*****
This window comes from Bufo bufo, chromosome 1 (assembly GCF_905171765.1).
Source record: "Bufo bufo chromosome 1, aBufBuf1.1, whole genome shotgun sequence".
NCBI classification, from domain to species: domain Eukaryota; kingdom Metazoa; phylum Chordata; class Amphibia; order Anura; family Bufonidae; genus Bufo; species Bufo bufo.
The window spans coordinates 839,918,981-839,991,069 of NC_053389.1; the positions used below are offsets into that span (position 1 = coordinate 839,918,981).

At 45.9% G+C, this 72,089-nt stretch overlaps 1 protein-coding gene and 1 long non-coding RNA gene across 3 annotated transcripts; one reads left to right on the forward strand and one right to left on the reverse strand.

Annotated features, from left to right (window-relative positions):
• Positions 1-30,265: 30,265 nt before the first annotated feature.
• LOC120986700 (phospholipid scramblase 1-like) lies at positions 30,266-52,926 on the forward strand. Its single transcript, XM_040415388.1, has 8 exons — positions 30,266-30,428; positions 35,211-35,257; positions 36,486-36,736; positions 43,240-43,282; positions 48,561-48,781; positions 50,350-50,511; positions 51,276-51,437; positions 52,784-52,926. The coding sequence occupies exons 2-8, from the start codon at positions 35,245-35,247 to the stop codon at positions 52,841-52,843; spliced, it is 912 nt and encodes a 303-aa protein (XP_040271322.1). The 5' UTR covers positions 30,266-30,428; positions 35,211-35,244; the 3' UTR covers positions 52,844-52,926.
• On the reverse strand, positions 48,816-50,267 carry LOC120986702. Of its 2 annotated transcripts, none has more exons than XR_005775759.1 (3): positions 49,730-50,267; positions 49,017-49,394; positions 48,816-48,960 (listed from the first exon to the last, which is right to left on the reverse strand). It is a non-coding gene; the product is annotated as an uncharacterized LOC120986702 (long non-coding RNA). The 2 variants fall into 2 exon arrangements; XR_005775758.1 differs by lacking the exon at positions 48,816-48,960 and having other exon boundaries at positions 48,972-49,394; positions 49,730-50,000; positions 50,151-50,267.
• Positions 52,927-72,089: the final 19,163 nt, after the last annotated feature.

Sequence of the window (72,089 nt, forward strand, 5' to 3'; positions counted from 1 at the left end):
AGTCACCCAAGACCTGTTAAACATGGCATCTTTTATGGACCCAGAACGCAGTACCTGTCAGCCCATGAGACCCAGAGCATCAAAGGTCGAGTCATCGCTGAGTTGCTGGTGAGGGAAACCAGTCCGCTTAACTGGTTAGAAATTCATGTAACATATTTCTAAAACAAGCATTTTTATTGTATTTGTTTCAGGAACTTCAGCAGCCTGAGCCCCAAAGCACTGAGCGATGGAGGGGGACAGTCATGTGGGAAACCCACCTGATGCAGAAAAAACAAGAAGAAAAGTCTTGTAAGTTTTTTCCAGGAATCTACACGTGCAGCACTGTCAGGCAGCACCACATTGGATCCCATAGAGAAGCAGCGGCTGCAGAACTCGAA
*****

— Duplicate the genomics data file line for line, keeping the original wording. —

This window comes from Bufo bufo, chromosome 1 (assembly GCF_905171765.1).
Source record: "Bufo bufo chromosome 1, aBufBuf1.1, whole genome shotgun sequence".
NCBI classification, from domain to species: domain Eukaryota; kingdom Metazoa; phylum Chordata; class Amphibia; order Anura; family Bufonidae; genus Bufo; species Bufo bufo.
The window spans coordinates 839,918,981-839,991,069 of NC_053389.1; the positions used below are offsets into that span (position 1 = coordinate 839,918,981).

At 45.9% G+C, this 72,089-nt stretch overlaps 1 protein-coding gene and 1 long non-coding RNA gene across 3 annotated transcripts; one reads left to right on the forward strand and one right to left on the reverse strand.

Annotated features, from left to right (window-relative positions):
• Positions 1-30,265: 30,265 nt before the first annotated feature.
• LOC120986700 (phospholipid scramblase 1-like) lies at positions 30,266-52,926 on the forward strand. Its single transcript, XM_040415388.1, has 8 exons — positions 30,266-30,428; positions 35,211-35,257; positions 36,486-36,736; positions 43,240-43,282; positions 48,561-48,781; positions 50,350-50,511; positions 51,276-51,437; positions 52,784-52,926. The coding sequence occupies exons 2-8, from the start codon at positions 35,245-35,247 to the stop codon at positions 52,841-52,843; spliced, it is 912 nt and encodes a 303-aa protein (XP_040271322.1). The 5' UTR covers positions 30,266-30,428; positions 35,211-35,244; the 3' UTR covers positions 52,844-52,926.
• On the reverse strand, positions 48,816-50,267 carry LOC120986702. Of its 2 annotated transcripts, none has more exons than XR_005775759.1 (3): positions 49,730-50,267; positions 49,017-49,394; positions 48,816-48,960 (listed from the first exon to the last, which is right to left on the reverse strand). It is a non-coding gene; the product is annotated as an uncharacterized LOC120986702 (long non-coding RNA). The 2 variants fall into 2 exon arrangements; XR_005775758.1 differs by lacking the exon at positions 48,816-48,960 and having other exon boundaries at positions 48,972-49,394; positions 49,730-50,000; positions 50,151-50,267.
• Positions 52,927-72,089: the final 19,163 nt, after the last annotated feature.

Sequence of the window (72,089 nt, forward strand, 5' to 3'; positions counted from 1 at the left end):
AGTCACCCAAGACCTGTTAAACATGGCATCTTTTATGGACCCAGAACGCAGTACCTGTCAGCCCATGAGACCCAGAGCATCAAAGGTCGAGTCATCGCTGAGTTGCTGGTGAGGGAAACCAGTCCGCTTAACTGGTTAGAAATTCATGTAACATATTTCTAAAACAAGCATTTTTATTGTATTTGTTTCAGGAACTTCAGCAGCCTGAGCCCCAAAGCACTGAGCGATGGAGGGGGACAGTCATGTGGGAAACCCACCTGATGCAGAAAAAACAAGAAGAAAAGTCTTGTAAGTTTTTTCCAGGAATCTACACGTGCAGCACTGTCAGGCAGCACCACATTGGATCCCATAGAGAAGCAGCGGCTGCAGAACTCGAA